When a possum sees a hole in the ground with only one set of foot tracks going in, it is afraid to enter that burrow. It knows that something dangerous lies within. When, however, it sees two sets of foot tracks – those going in and those going out, it overcomes its fear and proceeds to venture in. The creature that had gone in before it had also come out safely.
For me this is the message of Easter week: there are tracks leading in and out of the tomb. We do not need to run from our greatest fears. They are not the end of the line for those who believe, whatever that belief may be. And often that belief can come from within – aplomb, self-confidence, faith, sang-froid – call it as you wish. We all make mistakes in life and sometimes it is about starting again; a new way forward. If we can have the self-belief to pick ourselves up, find an inner strength and start again along a new path, we can discover that our future is bright and cheery.
“Once we believe in ourselves, we can risk curiosity, wonder, spontaneous delight, or any experience that reveals the human spirit.” e.e. cummings
Helping your child to overcome a fear can be tricky though. The truth is our world is unpredictable and uncertain. As much as we try, we can’t protect our children from some of the more worrying aspects with which life presents us. Nevertheless, we can help our children learn ways to manage their fears and reduce their anxieties. We can teach our children coping strategies so they can use them to help them deal with whatever troubling event they encounter, as well as boosting their resilience for life.
1. Teach children to monitor scary media consumption
Images from films, video games, music videos, Internet websites, and even television news stories can trigger fears or make them even worse. So monitor your child’s media exposure and be especially particular about what your child watches closer to bedtime.
2. Share worries as a family
Encourage your child to talk about his or her fears. Putting a worry into words makes them more manageable. Try to “catch” their worries early before they blow out of proportion and become full-fledged fears. Reassure your child but also clarify any misconceptions and answer questions.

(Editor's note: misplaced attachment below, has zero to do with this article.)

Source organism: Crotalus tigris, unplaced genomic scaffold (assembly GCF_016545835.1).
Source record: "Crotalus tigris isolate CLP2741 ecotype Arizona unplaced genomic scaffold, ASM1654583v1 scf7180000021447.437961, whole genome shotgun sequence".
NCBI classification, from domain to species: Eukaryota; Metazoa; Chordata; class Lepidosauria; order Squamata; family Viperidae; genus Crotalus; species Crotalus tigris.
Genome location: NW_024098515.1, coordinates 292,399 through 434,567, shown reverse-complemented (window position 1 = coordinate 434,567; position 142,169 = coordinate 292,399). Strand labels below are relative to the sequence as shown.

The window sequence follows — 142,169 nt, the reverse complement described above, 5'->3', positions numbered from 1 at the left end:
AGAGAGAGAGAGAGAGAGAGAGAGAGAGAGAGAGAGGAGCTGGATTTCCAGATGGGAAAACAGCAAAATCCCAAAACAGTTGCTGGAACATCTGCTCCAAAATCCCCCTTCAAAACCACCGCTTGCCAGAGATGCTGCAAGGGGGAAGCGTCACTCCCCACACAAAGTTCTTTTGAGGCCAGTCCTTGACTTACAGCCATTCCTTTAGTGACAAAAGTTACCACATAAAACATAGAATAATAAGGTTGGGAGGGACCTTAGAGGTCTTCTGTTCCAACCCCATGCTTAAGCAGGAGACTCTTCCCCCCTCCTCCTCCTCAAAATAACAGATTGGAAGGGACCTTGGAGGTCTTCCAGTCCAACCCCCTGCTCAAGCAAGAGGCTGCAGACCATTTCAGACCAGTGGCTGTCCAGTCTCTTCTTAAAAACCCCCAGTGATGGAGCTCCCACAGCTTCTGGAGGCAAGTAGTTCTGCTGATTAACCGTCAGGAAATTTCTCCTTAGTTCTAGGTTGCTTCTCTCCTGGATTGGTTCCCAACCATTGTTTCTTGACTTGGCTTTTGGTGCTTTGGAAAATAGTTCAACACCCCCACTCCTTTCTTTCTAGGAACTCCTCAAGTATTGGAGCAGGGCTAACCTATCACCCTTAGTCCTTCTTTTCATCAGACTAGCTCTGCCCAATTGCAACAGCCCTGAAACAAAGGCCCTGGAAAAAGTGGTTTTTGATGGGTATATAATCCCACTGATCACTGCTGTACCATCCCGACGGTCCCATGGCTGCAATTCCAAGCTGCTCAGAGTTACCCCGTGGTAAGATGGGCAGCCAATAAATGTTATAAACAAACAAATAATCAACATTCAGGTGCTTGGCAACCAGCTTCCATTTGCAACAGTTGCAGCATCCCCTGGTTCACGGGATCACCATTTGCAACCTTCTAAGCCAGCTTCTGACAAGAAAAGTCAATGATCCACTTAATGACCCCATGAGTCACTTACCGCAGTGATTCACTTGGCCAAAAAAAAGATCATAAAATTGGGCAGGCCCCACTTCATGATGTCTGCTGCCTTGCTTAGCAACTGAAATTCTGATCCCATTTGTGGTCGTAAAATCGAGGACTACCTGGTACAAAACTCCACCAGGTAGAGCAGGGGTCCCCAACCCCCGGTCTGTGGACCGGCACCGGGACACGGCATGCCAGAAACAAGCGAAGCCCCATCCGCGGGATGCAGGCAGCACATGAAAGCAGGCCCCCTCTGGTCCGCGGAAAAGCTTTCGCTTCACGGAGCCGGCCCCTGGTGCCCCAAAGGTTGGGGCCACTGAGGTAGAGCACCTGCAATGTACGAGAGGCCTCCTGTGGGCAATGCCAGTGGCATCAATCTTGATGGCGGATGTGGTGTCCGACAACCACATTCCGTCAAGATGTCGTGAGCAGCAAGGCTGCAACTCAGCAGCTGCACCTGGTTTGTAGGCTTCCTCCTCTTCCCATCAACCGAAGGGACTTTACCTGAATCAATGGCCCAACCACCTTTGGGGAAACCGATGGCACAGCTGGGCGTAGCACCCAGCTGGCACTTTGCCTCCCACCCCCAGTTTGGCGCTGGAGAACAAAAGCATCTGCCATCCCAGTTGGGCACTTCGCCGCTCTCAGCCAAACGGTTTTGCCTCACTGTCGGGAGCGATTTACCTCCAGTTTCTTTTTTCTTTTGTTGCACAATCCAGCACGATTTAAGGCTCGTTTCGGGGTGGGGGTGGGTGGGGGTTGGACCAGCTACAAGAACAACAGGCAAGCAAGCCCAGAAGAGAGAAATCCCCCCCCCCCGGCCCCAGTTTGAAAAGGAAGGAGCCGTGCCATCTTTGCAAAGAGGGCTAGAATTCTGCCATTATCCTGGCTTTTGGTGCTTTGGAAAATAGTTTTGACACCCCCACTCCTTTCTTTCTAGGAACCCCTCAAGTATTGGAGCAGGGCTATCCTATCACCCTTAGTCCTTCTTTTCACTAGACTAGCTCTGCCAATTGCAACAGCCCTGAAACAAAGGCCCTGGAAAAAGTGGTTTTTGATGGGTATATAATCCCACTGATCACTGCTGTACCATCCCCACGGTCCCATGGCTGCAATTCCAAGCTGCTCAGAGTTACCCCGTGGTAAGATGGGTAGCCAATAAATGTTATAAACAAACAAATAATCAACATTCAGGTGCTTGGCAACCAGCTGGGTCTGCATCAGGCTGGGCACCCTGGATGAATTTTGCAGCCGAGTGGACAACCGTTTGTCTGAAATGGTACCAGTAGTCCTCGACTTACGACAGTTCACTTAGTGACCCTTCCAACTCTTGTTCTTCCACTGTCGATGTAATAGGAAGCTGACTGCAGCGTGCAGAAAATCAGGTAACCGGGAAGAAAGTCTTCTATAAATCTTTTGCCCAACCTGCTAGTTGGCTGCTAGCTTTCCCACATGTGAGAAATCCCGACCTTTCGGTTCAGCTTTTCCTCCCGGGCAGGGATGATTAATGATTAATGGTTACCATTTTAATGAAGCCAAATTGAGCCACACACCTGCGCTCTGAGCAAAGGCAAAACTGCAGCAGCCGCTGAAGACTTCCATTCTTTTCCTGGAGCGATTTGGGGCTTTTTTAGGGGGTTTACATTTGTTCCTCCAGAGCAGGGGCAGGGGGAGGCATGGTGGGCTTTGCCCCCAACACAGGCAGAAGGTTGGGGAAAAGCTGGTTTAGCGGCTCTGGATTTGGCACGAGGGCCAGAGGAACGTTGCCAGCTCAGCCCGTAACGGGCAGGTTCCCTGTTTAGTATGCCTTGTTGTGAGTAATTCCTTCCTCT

3. Provide calm support
Help your child feel safe. And don’t undermine the power of your words. When your child does confront a fear and hears your comforting, “It will be okay,” (or gets the same message from daddy holding her hand) she will feel more secure that she can deploy in other trying times. Your words of support will become a model your child can use by themselves.
4. Read books that deal with the fear
Telling stories, acting out situations or reading books about a particular scary situation can help children overcome fears. It’s helpful because children often identify with the character who shares the same anxiety:
5. Chant a mantra
Teach your child to face the fear by helping her learn to say a positive phrase. It’s best to help your child choose only one phrase and help them practise saying the same one several times a day until they can say it to themselves when feeling anxious. A few fear-reducers include: “I can do this.” “I can handle this.” “I will be OK.” “It’s not a big deal.”
6. Practise relaxation strategies
If the fear makes your child tense, learning relaxation strategies could help. Practise the one tip over and over until it becomes almost “automatic.” You might need to put a picture reminder on the fridge or next to your child’s bed. The trick is for your child to use that strategy the moment the worry comes before it builds. For example:
~ Tell your child the moment they start to feel tense to imagine they are floating peacefully on a cloud or lying quietly on a beach.
~ Taking slow deep breaths also reduces anxiety.
~ Teach your child to pretend that his lungs are balloons filled to the brim and to slowly let the air out of them as their fears go away.
7. Ask for hugs!
When our children are troubled one of our natural parenting instincts kick in and we hug them to try to comfort them. Research finds that our instincts are right! Hugs actually help reduce our children’s’ worries and calm them.
8. Put your child in the driving seat
Research shows that feeling as if you have some control over a situation helps reduce the worry. So empower your child by helping him develop his own fear-reducing plan. Start by identifying one fear.
Problem: “The weird shadows on my wall make me scared to sleep in the dark.”
“What might help need you feel safer?” Then brainstorm reasonable options until your child can find at least one thing that might help him feel more in control and then carry it out.
Solution: “Tuck a torch under my pillow and move the my bed away from the bookcase so I don’t see the shadows on the wall.”